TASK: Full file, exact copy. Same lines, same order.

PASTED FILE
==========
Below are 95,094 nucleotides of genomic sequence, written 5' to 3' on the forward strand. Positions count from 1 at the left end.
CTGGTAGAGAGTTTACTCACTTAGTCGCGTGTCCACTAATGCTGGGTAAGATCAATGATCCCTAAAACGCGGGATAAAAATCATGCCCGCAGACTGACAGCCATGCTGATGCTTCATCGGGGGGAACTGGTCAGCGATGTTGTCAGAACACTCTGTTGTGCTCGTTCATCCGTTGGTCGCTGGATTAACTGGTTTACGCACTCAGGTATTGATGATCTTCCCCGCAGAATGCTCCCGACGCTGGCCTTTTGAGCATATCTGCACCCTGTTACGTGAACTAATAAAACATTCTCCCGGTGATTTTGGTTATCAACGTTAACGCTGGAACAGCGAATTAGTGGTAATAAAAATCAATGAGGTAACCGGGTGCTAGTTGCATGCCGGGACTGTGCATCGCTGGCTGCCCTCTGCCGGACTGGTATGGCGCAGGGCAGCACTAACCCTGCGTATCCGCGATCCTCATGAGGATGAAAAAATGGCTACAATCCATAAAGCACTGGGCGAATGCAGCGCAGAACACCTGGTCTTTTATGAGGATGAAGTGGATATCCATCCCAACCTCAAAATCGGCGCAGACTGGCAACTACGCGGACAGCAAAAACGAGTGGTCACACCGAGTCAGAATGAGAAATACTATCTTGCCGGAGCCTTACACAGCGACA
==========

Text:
Below are 95,094 nucleotides of genomic sequence, written 5' to 3' on the forward strand. Positions count from 1 at the left end.
CTGGTAGAGAGTTTACTCACTTAGTCGCGTGTCCACTAATGCTGGGTAAGATCAATGATCCCTAAAACGCGGGATAAAAATCATGCCCGCAGACTGACAGCCATGCTGATGCTTCATCGGGGGGAACTGGTCAGCGATGTTGTCAGAACACTCTGTTGTGCTCGTTCATCCGTTGGTCGCTGGATTAACTGGTTTACGCACTCAGGTATTGATGATCTTCCCCGCAGAATGCTCCCGACGCTGGCCTTTTGAGCATATCTGCACCCTGTTACGTGAACTAATAAAACATTCTCCCGGTGATTTTGGTTATCAACGTTAACGCTGGAACAGCGAATTAGTGGTAATAAAAATCAATGAGGTAACCGGGTGCTAGTTGCATGCCGGGACTGTGCATCGCTGGCTGCCCTCTGCCGGACTGGTATGGCGCAGGGCAGCACTAACCCTGCGTATCCGCGATCCTCATGAGGATGAAAAAATGGCTACAATCCATAAAGCACTGGGCGAATGCAGCGCAGAACACCTGGTCTTTTATGAGGATGAAGTGGATATCCATCCCAACCTCAAAATCGGCGCAGACTGGCAACTACGCGGACAGCAAAAACGAGTGGTCACACCGAGTCAGAATGAGAAATACTATCTTGCCGGAGCCTTACACAGCGACA